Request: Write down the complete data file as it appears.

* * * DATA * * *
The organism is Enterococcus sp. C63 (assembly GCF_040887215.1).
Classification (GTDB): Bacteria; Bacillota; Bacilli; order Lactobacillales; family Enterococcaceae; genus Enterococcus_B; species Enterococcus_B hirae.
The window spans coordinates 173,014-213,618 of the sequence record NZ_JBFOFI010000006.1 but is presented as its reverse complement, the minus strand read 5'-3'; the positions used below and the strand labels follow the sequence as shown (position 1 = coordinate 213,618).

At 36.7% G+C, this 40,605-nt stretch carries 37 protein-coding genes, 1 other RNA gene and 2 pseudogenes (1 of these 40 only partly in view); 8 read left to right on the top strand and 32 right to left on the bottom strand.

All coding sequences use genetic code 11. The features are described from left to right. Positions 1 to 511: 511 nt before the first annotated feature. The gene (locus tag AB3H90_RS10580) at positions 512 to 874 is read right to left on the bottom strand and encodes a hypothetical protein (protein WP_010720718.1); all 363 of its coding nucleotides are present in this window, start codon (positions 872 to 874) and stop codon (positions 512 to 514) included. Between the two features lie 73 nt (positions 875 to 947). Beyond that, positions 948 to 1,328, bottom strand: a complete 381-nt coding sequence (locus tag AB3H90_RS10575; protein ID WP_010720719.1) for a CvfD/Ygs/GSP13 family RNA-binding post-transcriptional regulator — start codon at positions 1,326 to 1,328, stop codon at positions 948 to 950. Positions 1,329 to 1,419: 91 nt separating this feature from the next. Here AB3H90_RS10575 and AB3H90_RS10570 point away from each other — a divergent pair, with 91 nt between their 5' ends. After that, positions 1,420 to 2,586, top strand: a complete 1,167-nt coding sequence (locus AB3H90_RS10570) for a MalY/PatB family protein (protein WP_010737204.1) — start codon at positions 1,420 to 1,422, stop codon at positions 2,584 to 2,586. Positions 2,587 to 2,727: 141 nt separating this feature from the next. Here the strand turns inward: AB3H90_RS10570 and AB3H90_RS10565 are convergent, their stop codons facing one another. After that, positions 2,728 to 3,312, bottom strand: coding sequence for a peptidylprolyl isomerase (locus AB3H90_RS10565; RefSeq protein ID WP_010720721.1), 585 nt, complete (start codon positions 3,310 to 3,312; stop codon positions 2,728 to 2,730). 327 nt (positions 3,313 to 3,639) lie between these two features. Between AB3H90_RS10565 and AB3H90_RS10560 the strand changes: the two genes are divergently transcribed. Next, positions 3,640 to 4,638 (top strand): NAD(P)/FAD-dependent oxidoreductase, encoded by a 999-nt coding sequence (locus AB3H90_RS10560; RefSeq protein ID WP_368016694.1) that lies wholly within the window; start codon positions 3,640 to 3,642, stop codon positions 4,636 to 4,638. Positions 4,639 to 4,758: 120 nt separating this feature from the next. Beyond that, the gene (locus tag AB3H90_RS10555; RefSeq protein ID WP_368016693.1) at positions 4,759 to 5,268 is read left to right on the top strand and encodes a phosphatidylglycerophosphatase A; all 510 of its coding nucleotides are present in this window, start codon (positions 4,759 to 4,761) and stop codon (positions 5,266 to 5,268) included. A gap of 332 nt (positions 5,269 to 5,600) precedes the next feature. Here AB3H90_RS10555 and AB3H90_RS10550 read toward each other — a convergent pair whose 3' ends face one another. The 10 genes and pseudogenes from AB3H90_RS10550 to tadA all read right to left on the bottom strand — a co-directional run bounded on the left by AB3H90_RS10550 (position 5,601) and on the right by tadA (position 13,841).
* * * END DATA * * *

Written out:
The organism is Enterococcus sp. C63 (assembly GCF_040887215.1).
Classification (GTDB): Bacteria; Bacillota; Bacilli; order Lactobacillales; family Enterococcaceae; genus Enterococcus_B; species Enterococcus_B hirae.
The window spans coordinates 173,014-213,618 of the sequence record NZ_JBFOFI010000006.1 but is presented as its reverse complement, the minus strand read 5'-3'; the positions used below and the strand labels follow the sequence as shown (position 1 = coordinate 213,618).

At 36.7% G+C, this 40,605-nt stretch carries 37 protein-coding genes, 1 other RNA gene and 2 pseudogenes (1 of these 40 only partly in view); 8 read left to right on the top strand and 32 right to left on the bottom strand.

All coding sequences use genetic code 11. The features are described from left to right. Positions 1 to 511: 511 nt before the first annotated feature. The gene (locus tag AB3H90_RS10580) at positions 512 to 874 is read right to left on the bottom strand and encodes a hypothetical protein (protein WP_010720718.1); all 363 of its coding nucleotides are present in this window, start codon (positions 872 to 874) and stop codon (positions 512 to 514) included. Between the two features lie 73 nt (positions 875 to 947). Beyond that, positions 948 to 1,328, bottom strand: a complete 381-nt coding sequence (locus tag AB3H90_RS10575; protein ID WP_010720719.1) for a CvfD/Ygs/GSP13 family RNA-binding post-transcriptional regulator — start codon at positions 1,326 to 1,328, stop codon at positions 948 to 950. Positions 1,329 to 1,419: 91 nt separating this feature from the next. Here AB3H90_RS10575 and AB3H90_RS10570 point away from each other — a divergent pair, with 91 nt between their 5' ends. After that, positions 1,420 to 2,586, top strand: a complete 1,167-nt coding sequence (locus AB3H90_RS10570) for a MalY/PatB family protein (protein WP_010737204.1) — start codon at positions 1,420 to 1,422, stop codon at positions 2,584 to 2,586. Positions 2,587 to 2,727: 141 nt separating this feature from the next. Here the strand turns inward: AB3H90_RS10570 and AB3H90_RS10565 are convergent, their stop codons facing one another. After that, positions 2,728 to 3,312, bottom strand: coding sequence for a peptidylprolyl isomerase (locus AB3H90_RS10565; RefSeq protein ID WP_010720721.1), 585 nt, complete (start codon positions 3,310 to 3,312; stop codon positions 2,728 to 2,730). 327 nt (positions 3,313 to 3,639) lie between these two features. Between AB3H90_RS10565 and AB3H90_RS10560 the strand changes: the two genes are divergently transcribed. Next, positions 3,640 to 4,638 (top strand): NAD(P)/FAD-dependent oxidoreductase, encoded by a 999-nt coding sequence (locus AB3H90_RS10560; RefSeq protein ID WP_368016694.1) that lies wholly within the window; start codon positions 3,640 to 3,642, stop codon positions 4,636 to 4,638. Positions 4,639 to 4,758: 120 nt separating this feature from the next. Beyond that, the gene (locus tag AB3H90_RS10555; RefSeq protein ID WP_368016693.1) at positions 4,759 to 5,268 is read left to right on the top strand and encodes a phosphatidylglycerophosphatase A; all 510 of its coding nucleotides are present in this window, start codon (positions 4,759 to 4,761) and stop codon (positions 5,266 to 5,268) included. A gap of 332 nt (positions 5,269 to 5,600) precedes the next feature. Here AB3H90_RS10555 and AB3H90_RS10550 read toward each other — a convergent pair whose 3' ends face one another. The 10 genes and pseudogenes from AB3H90_RS10550 to tadA all read right to left on the bottom strand — a co-directional run bounded on the left by AB3H90_RS10550 (position 5,601) and on the right by tadA (position 13,841).